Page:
(Based on The Star Thrower, by Loren Eiseley)
A friend of ours was walking down a deserted Mexican beach at sunset. As he walked along, he began to see another man in the distance. As he grew closer, he noticed that the local native kept leaning down, picking something up, and throwing it out into the water. Time and again he kept hurling things out into the ocean. As our friend approached even closer, he noticed that the man was picking up starfish that had been washed up on the beach and, one at a time, he was throwing them back into the water. Our friend was puzzled. He approached the man and said "Good evening, Friend. I was wondering what you are doing."
"I'm throwing these starfish back into the ocean. You see, it's low tide right now and all of these starfish have been washed up onto the shore. If I don't throw them back into the sea, they'll die up here from lack of oxygen."
"I understand," our friend replied, "but there must be thousands of starfish on this beach. You can't possibly get to all of them. There are simply too many. And don't you realize it is probably happening on hundreds of other beaches all up and down the coast. Can't you see that you can't possibly make a difference?"
The local native smiled, bent down, and picked up yet another starfish, and as he threw it back into the sea, he replied, "Made a difference to that one!"
from Chicken Soup for the Soul
This story was originally told by Loren Eiseley in The Star Thrower
Background on the history of this story and its many appearances and versions.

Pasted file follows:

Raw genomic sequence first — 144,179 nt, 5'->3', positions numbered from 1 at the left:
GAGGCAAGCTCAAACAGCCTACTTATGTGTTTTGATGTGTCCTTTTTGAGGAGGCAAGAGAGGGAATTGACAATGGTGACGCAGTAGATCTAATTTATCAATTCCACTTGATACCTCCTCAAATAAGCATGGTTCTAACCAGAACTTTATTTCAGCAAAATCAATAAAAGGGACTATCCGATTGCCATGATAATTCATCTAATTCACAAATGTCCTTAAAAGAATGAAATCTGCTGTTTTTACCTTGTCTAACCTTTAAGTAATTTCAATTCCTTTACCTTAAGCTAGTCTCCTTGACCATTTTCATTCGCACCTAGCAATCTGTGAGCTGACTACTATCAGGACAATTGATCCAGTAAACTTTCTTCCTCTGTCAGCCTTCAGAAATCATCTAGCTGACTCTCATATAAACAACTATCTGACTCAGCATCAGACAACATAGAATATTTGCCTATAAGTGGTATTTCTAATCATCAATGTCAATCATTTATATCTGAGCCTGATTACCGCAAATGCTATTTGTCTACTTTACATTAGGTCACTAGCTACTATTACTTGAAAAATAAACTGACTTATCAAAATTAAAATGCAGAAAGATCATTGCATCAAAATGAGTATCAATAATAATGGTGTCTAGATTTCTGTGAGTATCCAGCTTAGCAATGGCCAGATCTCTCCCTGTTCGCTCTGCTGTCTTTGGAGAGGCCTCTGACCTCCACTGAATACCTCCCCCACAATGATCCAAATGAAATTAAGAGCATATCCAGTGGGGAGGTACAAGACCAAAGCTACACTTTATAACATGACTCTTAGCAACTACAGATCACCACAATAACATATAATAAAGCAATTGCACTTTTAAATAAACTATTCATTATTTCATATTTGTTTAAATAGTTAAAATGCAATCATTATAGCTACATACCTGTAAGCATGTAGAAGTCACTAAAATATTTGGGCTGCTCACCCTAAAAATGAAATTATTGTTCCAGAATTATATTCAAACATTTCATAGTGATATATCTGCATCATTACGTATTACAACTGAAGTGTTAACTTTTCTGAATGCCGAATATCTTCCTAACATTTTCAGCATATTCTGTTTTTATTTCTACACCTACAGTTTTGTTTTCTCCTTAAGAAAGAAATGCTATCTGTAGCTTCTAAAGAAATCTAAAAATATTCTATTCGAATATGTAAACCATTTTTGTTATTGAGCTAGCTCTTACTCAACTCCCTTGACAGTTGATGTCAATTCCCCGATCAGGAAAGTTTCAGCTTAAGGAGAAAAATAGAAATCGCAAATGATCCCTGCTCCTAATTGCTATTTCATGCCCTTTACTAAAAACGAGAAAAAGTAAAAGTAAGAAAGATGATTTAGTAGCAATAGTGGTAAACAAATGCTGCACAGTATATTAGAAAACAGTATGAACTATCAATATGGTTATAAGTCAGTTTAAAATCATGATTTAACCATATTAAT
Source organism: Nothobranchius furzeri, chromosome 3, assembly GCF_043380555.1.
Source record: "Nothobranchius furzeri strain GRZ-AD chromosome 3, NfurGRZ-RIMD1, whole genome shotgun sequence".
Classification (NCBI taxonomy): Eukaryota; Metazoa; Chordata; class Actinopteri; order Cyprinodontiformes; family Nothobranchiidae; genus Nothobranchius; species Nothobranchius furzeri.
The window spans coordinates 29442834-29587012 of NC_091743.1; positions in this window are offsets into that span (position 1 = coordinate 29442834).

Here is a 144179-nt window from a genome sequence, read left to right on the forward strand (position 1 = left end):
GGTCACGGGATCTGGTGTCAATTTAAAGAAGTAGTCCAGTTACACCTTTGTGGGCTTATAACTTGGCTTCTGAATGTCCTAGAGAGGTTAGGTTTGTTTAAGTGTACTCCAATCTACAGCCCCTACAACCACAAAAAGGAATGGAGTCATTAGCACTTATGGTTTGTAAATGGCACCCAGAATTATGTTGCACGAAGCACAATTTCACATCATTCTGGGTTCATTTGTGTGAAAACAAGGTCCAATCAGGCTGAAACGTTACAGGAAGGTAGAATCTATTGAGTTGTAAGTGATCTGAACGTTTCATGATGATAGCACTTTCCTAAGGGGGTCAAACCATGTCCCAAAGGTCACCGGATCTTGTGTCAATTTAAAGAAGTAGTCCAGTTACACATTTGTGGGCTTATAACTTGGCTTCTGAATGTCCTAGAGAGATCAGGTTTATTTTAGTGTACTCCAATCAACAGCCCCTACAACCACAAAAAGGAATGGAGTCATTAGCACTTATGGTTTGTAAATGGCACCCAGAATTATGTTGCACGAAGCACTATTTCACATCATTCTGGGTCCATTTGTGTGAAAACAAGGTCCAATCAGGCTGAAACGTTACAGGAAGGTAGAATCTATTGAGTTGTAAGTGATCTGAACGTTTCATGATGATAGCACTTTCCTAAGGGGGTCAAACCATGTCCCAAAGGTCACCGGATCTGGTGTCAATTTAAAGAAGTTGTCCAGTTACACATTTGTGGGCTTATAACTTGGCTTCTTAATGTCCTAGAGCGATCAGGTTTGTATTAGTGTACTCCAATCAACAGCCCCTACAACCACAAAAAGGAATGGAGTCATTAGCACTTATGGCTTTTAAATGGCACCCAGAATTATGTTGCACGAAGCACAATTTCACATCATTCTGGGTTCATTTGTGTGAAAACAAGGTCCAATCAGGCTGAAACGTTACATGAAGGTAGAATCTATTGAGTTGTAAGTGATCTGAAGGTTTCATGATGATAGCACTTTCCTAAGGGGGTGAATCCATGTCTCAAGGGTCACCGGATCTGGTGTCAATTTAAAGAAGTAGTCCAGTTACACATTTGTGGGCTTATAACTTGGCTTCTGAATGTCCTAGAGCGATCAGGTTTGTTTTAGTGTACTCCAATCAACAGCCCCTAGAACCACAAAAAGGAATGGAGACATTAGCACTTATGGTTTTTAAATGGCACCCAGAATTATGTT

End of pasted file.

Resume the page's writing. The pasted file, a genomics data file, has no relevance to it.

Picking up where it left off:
The Brittlestar "sees" in all directions
Ananova August 22, 2001 from Press Release
A spidery relative of the starfish has turned its entire body into an all-seeing eye, scientists revealed today. Researchers have discovered microscopic crystals built into the external skeleton of the brittlestar Ophiocoma wendtii which act as eyes. Each crystal is a near-perfect lens far smaller than anything made by human technology. Arrays of the crystals form a kind of compound eye which covers the creature's whole body, making it able to "see" in all directions. The extraordinary visual system is the first of its kind to be discovered in any animal inhabiting the earth today.
Brittlestars have five thin long flexible arms joined to a small disc-like body. They are echinoderms, related to sea urchins, sea cucumbers and starfish.
The Israeli and US scientists behind the discovery believe copying the creature's microscopic lenses could be useful in optical computing and lithography.
Previous work had shown that this species of brittlestar was particularly sensitive to light and able to change colour. Even though the animals had no specialised eyes, they were somehow able to detect shadows and quickly escape from predators into dark crevices.
Dr Gordon Hendler, from the Natural History Museum of Los Angeles County, was the man who first suspected that the creature might be an all-seeing-eye but it took him and other researchers ten years to prove it.
A gallery of Starfish pictures
I have a large seashell collection, which I keep scattered on beaches all over the world . - Steven Wright